Eventually, a tired looking stage-tech took pity on me and somehow pieced together what had happened (I may have been the messenger, as I don’t think there was a memo). While the venue was still desolate, he put me on stage, set up a mic near the floor, and shoed me on my way, making little in the way of promises.
I lurked around, waiting and hoping for some sort of band sherpa to magically materialize and come fetch me. As show-time neared, I started feeling antsy and anxious, not to mention self-conscious about my “instrument.” And then (!) some sultry dark clothed guy said to follow him and showed me into a cramped and dingy room backstage.
I was psyched!
In the room I recognized three of the four guys in the band. Well, the 4th was missing as he had hit hard times, so the band was making due as best they could. The club bar produced a round of cheap clear tequila shots (I think the bar tender shorted us by one), the guys had a quick laugh about my “penny whistle”, and cheerily agreed to sign it with a Sharpie when asked.
It was show-time. I wasn’t told really much of anything other than to not disappear and we’d see what happened. I lurked around at the awkward corner to the side and nearish to the front of the stage, trying to enjoy the show but stay somewhat visible.
After about an hour of songs, I was beckoned to come around from the crowd to sidestage. What happens next, you can hear for yourself. The band members took a mini-break, and Sean introduces me to the crowd as his local Seattle friend who is an old friend from elementary school in Vermont named Benji. The proud Seattleites, thinking I was one of their own, seemed to like it.
All of a sudden, I am in WAY over my head.
I simply don’t know how to play my instrument. To do so requires circular breathing where you breathe in through your nose, and blow out through your mouth so that there is constant sound being created by your lips reverberating. It’s fun, but hard. I can do it. Sort of. If I’m quasi-meditating, by myself, in the dark, and in the zone. Well, I did it a couple of times.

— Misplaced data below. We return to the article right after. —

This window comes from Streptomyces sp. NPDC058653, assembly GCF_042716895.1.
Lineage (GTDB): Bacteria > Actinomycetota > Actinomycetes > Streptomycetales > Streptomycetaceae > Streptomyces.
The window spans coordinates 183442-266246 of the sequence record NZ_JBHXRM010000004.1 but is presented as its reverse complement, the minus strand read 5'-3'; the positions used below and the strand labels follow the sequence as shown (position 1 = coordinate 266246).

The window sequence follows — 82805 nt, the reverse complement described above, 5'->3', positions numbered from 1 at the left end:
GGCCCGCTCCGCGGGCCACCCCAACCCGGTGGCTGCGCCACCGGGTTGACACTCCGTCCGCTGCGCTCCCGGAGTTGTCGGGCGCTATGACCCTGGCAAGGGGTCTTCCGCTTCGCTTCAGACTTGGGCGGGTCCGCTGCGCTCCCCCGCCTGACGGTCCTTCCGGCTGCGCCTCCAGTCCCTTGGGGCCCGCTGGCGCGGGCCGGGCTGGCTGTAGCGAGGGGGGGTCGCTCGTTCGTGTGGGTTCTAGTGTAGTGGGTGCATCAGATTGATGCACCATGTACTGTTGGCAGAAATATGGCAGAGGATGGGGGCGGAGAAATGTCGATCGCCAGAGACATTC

I instantly had the realization that I should have been practicing more. A lot more.
I have no idea what song Sean wants to play. It matters not at all. I can only play one note and that one for about 5 seconds at a time, at most, even when I have my breath. He stalls for his band who are presumably refueling back-stage, tunes to the single key that my thing plays, and eventually launches into a crowd favorite, called Nature.
By now, my vitals are soaring. Zen-like circular breathing techniques are completely off the table. My emotions swing almost instantly from full body exhilaration to complete humiliation as I begin to realize how badly this is about to go.
But then, a funny thing happens. This is pre YouTube, mind you. Thank, God. In real time, I have the realization that I’m completely helpless and exposed, and yet in my fear, I become fearless. Not in a “I’ve got this” kind of way. I wish. Not the case. It was more of a “take it all in” as I knew nobody in the crowd and so there was truly nothing to fear. I was where I was supposed to be. So, just be.
Thankfully, the surly sound-tech had the volume on the mic turned down nice and low.
When it was over, despite my best efforts to enjoy and stay in the moment, it was still realistically a sheepish moment. Then, again, I was Benji! I was the kid Sean “went to Elemetary School with in Vermont.” High 5s all around!
I ditched my PVC pipe in the corner and migrated back to the crowd for the rest of the show. One guy came up to me and offered me congratulations… and also offered lessons. Someone else came to say Hi. I had met her at a friend’s party a few weeks before, and she acted very impressed that I grew up with Sean. These were my peeps.
Feeling only slightly vindicated, and mostly intoxicated, I floated over to the sound-board to check in with my friend the sound guy. I’m pretty sure I wasn’t expecting an invitation to join the rest of the tour, but subconsciously I was hoping he might offer up a way to provide me some sort of recording. As I awkwardly lurked around like a jock-sniffer in a locker-room, I noticed the hand written setlist on his sound board, spotting the word “dork” scrawled next to the song Nature.
My memory of the night ends there.
About two years later, I went to a show by The Samples at the Great American Music Hall in San Francisco. A great spot for music. During set break, I ambushed the sound board guy, inquiring about whether recordings of old shows were kept. The sound tech looked malleable, and after a round of drinks and exchanging addresses, a cassette showed up via US Postal Service to my house some weeks later. (Thanks, Rusty!)
The cassette eventually got ripped to a CD and later then again as a wav, subsequently converted to an MP3 and now, thanks to the Internet, you can hear with your own ears (earbuds, please) the most exhilarating and humiliating 5 minutes and 12 seconds of my life.